WASHINGTON — Things you need to know about the new Smithsonian National Museum of African American History and Culture on its opening weekend:
President Barack Obama, the nation’s first black president, will officially open the museum Saturday during a ribbon-cutting ceremony. Tickets for the opening have been gone for weeks. However, the Smithsonian has placed large viewing screens around the National Mall so that those who lack tickets can see the ceremony. The museum will also stream the opening ceremony on the internet at https://nmaahc.si.edu/
The ceremony will be accompanied by a musical celebration called “Freedom Sounds: A Community Celebration” on the National Mall. Performers include Public Enemy and The Roots.
Construction was completed earlier this year on the 400,000-square-foot museum designed by British-Ghanaian architect David Adjaye. Ground was broken for it in 2012 on a five-acre tract next to the Washington Monument. While from the outside the museum appears to have three stories, there actually are five floors above ground and four floors underground.
According to Smithsonian officials, the three-tiered shape is inspired by the Yoruban Caryatid, a traditional wooden column that features a crown, or corona, at its top. The bronze exterior panels are inspired by 19th century ironwork created by slaves in the South, and allow sunlight into the museum through patterned openings.
The multilevel museum has a staff of 200, and will display more than 3,000 artifacts. Tens of thousands of additional artifacts are in reserve in the Smithsonian’s Maryland warehouses.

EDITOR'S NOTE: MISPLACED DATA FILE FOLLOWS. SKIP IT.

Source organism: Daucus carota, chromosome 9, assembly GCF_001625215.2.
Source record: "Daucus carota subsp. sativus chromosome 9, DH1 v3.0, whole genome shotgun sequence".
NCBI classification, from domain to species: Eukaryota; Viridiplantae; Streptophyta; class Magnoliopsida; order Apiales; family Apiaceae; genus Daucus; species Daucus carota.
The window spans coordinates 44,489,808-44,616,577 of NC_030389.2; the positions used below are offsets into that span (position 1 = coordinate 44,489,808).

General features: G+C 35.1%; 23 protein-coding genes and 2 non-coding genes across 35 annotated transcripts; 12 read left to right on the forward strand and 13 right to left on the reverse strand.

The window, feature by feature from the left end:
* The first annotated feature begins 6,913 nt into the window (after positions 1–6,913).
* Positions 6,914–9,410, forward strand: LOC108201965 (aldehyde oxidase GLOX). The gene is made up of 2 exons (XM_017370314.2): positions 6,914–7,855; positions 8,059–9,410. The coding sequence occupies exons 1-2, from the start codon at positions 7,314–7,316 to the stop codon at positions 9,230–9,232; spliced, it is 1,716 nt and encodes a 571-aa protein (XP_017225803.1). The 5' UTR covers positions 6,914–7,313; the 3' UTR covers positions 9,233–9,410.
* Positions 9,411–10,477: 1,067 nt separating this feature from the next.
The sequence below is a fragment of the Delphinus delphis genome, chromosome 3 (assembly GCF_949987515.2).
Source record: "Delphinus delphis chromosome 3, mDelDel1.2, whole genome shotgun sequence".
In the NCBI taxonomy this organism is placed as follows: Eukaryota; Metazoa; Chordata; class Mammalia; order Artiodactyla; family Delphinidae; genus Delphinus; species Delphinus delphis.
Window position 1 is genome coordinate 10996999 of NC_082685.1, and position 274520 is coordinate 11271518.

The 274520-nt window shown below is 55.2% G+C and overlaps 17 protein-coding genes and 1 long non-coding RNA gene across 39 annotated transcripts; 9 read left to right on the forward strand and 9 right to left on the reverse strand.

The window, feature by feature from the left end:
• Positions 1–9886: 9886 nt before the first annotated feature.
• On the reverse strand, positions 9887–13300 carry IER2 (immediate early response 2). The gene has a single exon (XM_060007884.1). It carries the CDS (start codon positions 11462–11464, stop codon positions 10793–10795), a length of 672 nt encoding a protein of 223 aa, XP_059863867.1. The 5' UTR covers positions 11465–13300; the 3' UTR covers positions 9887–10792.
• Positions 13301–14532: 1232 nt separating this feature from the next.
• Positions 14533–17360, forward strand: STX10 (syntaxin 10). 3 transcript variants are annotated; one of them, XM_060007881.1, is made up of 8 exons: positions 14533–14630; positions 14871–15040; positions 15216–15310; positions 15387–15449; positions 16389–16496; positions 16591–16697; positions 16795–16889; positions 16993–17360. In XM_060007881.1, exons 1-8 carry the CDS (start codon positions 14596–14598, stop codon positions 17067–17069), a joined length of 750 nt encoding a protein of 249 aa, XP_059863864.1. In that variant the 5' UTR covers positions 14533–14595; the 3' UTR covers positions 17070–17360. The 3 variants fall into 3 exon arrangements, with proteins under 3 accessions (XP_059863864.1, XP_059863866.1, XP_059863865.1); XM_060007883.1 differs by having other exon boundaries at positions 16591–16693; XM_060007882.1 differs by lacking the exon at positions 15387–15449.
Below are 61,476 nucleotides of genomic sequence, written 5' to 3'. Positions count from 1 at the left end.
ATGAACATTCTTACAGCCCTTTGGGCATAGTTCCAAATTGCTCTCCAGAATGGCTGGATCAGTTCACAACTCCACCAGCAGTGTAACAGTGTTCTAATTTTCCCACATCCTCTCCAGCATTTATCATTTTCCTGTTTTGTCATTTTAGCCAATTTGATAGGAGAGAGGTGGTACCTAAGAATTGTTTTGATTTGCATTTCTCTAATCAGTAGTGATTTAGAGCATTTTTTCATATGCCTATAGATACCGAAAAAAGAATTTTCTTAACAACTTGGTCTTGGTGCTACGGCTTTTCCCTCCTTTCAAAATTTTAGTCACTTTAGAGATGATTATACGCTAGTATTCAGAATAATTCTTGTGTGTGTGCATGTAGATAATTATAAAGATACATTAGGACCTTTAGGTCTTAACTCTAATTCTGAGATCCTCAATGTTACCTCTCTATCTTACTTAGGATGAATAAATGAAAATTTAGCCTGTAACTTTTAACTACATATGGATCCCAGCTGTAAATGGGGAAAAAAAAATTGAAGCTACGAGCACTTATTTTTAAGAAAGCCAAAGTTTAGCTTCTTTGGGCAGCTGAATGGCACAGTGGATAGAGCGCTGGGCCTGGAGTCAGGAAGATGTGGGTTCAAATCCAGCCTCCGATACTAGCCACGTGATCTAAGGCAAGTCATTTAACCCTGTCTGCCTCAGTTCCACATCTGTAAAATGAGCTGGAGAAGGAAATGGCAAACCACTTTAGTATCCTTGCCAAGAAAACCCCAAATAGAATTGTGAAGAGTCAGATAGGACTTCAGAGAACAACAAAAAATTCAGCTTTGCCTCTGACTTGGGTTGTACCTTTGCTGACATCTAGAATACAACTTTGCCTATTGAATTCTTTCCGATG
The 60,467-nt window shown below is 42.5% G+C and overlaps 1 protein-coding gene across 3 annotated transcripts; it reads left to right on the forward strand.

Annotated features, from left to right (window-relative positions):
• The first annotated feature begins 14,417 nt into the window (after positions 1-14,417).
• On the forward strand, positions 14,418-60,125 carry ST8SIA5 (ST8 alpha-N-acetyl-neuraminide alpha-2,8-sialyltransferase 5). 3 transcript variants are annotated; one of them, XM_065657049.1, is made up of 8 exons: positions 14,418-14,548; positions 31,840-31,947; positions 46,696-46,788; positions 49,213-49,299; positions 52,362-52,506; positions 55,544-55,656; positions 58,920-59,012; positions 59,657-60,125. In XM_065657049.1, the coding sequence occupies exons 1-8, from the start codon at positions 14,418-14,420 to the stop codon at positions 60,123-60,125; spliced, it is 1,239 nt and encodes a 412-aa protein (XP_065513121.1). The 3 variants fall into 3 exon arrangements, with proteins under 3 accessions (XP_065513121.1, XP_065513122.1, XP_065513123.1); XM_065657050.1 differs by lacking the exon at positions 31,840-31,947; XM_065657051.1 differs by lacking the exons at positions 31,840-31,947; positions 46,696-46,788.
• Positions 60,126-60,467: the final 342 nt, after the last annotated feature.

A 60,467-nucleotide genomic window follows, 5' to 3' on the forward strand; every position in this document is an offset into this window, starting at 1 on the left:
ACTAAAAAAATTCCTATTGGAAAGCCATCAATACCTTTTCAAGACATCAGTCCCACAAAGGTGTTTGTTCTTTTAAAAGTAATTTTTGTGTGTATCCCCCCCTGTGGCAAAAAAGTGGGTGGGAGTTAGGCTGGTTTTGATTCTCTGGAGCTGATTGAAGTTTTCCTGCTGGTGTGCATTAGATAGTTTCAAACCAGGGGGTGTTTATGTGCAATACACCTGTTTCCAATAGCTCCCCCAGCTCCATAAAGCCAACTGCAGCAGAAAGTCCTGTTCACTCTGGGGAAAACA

Museum officials say there 12 inaugural exhibitions containing nearly 3,000 items and occupying 85,000 square feet of space. There are 13 interactives at 17 stations, and 183 videos housed on five floors.
The exhibits include the history galleries; the museum’s centerpiece on slavery; the post-slavery, Civil War and Reconstruction story; and the changes in America from 1968 and beyond, which details the Civil Rights movement. The Cultural Galleries offer exhibits detailing blacks in music, style, food, craftsmanship and language; and two additional galleries for art, theater, film and television.
There is also a “Century in the Making” exhibit that explains how the museum came to be and what it took to get it on the National Mall.
The Sweet Home Cafe is the main dining area of the Smithsonian Institution’s National Museum for African American History and Culture. The executive chef, Jerome Grant, said the food served will also tell a story of the African-American experience.
The Agricultural South station features what is considered traditional soul food: chicken and waffles, collard greens, macaroni and cheese, barbecue chicken and candied yams. The Creole Coast station offers shrimp and grits or Louisiana catfish po’ boy sandwiches. The North station features dishes brought by freed blacks and those who escaped slavery, including a Caribbean-style pepper pot, a stew with meat or fish and vegetables, and an oyster pan roast. Influenced by Native American and Mexican cultures, the Western station includes Son of a Gun Stew, with braised short ribs, turnip, corn, potato and sun-dried tomato, and a pan-roasted rainbow trout stuffed with cornbread and mustard greens.
The cafe seats approximately 400 people. Officials said food prices will range from $8 to $15.